By Mike Archer. Ever since Abbotsford Mayor Bruce Banman took full responsibility for the Abbotsford Chicken Manure Homeless Incident he has done nothing but defend City staff and act as though this were some sort of sorority prank.
Guys will be guys. What’cha gonna do?
Now he has weighed in on the Abbotsford Community Services (ACS) proposal for a Supportive Housing Shelter for the homeless men which the Salvation Army won’t help by suggesting that ACS and the Abbotsford Downtown Business Association (ADBA) get together to hash out their differences.
BaDaBin BaDaBoom. Eeeeeyyy!
“It would make council’s decision a lot easier,” he told the Abbotsford Times at the ACS open house held Thursday, July 25th.
“I think Abbotsford Community Services and the ADBA and residents need to get together in one room and talk about their positions and come to a compromise,” Banman told The Times.
Actually Bruce, we created just such a room and called it council chambers and we elected representatives called politicians who would meet regularly to hash things out. It’s called your job.
What exactly does The Manure Mayor think political leadership is? Apparently it involves having everybody work out their issues beforehand so that politicians can stay popular with everybody concerned and not have to make any tough decisions.
Smile; don’t say anything; send the newspaper your strong position on air; take full responsibility for everything; make a speech about the dire need for leadership in modern society; and then … do nothing.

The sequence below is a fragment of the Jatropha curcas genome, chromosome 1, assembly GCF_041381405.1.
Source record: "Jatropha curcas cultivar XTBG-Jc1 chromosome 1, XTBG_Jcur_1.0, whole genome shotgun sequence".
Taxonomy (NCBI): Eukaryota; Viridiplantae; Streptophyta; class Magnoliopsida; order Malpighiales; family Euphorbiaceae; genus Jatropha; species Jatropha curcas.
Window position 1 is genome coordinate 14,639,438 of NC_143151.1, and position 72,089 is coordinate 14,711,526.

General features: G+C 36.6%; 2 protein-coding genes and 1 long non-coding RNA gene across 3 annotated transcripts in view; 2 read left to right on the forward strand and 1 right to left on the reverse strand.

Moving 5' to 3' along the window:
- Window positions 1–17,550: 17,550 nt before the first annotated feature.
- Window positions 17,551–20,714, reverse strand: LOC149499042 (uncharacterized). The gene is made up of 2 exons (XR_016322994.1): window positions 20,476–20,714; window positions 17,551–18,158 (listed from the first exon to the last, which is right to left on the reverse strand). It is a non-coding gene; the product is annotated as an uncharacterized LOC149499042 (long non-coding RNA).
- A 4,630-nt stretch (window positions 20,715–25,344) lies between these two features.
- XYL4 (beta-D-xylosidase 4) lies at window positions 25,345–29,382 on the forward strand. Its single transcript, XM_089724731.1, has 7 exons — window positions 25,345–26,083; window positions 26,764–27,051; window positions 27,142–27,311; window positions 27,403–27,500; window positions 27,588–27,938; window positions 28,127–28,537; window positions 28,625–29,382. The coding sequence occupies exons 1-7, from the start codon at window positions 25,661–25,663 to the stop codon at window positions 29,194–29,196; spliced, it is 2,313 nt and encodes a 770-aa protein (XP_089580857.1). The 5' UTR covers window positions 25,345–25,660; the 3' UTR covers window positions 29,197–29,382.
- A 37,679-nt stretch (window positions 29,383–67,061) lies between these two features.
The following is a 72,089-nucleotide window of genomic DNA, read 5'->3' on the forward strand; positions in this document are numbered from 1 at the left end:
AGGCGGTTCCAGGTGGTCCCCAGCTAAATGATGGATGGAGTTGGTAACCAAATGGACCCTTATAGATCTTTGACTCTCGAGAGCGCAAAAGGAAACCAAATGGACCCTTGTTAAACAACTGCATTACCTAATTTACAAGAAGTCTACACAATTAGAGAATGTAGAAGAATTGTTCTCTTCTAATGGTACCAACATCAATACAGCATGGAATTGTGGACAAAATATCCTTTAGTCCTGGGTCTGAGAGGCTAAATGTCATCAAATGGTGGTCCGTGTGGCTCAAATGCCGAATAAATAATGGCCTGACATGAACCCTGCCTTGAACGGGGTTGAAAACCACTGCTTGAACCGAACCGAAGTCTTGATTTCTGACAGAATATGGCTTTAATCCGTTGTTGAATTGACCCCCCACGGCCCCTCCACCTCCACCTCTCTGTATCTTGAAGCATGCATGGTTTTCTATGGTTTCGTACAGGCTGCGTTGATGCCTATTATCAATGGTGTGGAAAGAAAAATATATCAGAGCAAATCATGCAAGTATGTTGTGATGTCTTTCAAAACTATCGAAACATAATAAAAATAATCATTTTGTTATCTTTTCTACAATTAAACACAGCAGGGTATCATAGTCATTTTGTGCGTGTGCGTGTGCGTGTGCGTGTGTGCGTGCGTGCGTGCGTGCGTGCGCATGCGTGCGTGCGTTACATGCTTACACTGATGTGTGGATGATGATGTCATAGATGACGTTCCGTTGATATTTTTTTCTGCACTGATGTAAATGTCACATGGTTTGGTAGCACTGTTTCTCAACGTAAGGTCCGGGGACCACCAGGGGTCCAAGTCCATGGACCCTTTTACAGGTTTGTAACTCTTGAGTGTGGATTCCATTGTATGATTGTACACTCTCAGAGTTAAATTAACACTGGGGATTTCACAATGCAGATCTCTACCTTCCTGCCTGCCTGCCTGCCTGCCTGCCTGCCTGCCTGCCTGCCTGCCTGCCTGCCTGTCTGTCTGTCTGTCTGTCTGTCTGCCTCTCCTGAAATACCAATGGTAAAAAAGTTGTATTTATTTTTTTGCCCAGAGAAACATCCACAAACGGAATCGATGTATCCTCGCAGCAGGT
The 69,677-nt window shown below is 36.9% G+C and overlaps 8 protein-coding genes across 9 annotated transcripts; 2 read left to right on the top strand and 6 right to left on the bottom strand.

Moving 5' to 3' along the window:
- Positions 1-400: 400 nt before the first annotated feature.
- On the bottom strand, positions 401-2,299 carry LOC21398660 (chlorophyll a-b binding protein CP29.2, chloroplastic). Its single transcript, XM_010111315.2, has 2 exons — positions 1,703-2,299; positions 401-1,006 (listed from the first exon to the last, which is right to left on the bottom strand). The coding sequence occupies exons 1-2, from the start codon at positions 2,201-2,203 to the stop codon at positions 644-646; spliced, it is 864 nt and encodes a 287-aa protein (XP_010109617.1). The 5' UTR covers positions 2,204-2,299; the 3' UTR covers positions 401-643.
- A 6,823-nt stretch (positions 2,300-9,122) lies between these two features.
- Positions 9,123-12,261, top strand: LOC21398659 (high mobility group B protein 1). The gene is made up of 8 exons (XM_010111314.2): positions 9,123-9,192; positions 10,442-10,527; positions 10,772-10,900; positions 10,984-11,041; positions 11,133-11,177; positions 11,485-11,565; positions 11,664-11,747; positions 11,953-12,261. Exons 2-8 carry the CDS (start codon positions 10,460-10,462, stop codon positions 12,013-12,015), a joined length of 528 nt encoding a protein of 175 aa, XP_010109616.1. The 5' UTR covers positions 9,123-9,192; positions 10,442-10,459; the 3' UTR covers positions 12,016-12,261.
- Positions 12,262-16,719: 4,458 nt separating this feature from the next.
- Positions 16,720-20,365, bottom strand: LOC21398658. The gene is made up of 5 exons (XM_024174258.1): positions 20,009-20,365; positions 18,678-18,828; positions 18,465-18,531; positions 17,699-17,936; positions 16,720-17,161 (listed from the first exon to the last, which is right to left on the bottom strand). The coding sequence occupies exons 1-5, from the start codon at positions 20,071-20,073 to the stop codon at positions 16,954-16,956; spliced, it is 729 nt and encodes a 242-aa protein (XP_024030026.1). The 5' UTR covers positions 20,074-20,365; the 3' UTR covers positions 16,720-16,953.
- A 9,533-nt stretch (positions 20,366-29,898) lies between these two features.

He let it happen, he defended those who did it, and he just wishes he and his council didn’t have to make a decision about the ACS’s proposal.
It is a sad, shameful and sorry example he is setting. If ever a city was crying out for leadership, Abbotsford is doing so now.
Mark my words. Leadership will not come from Banman, his council or any other Abbotsford politicians. Unfortunately, I predict it will have to come from the courts which will force our community leaders to obey the law and act with a modicum of decency towards their fellow human beings.
Hiding behind the statistic that places Abbotsford at the top for private tax-deductible donations belies the fact that most of that probably goes overseas. Nor does it change the fact that we treat our own poor and destitute people with a disgusting lack of decency.
Pastor Ward Draper, in a column earlier this week, described the current situation in Abbotsford best:
“Nearly all channels of dialogue are exhausted and steps must be taken towards a fresh course of action; some of these steps being lawsuits and Human rights complaints. It is our hope that these actions will make our City realize the seriousness of the situations that are breathing down our necks.
“The vile, disrespectful, and inhumane actions and inactions from our City must be called to account. It is time to remind our City leaders that they work for us, and that means all residents of Abbotsford. No human, regardless of lifestyle, mental health issues, addiction, or economic position is to be denied the right to dignity, respect, justice, or care. We have tried for years to come to agreement and action and our city has failed horribly to adequately address this real human rights crisis.”
That such a thing should have to be said to a community while its politicians stand on the sidelines is a testament to just how badly this city is broken.
As George Peary would say, “See you in court.”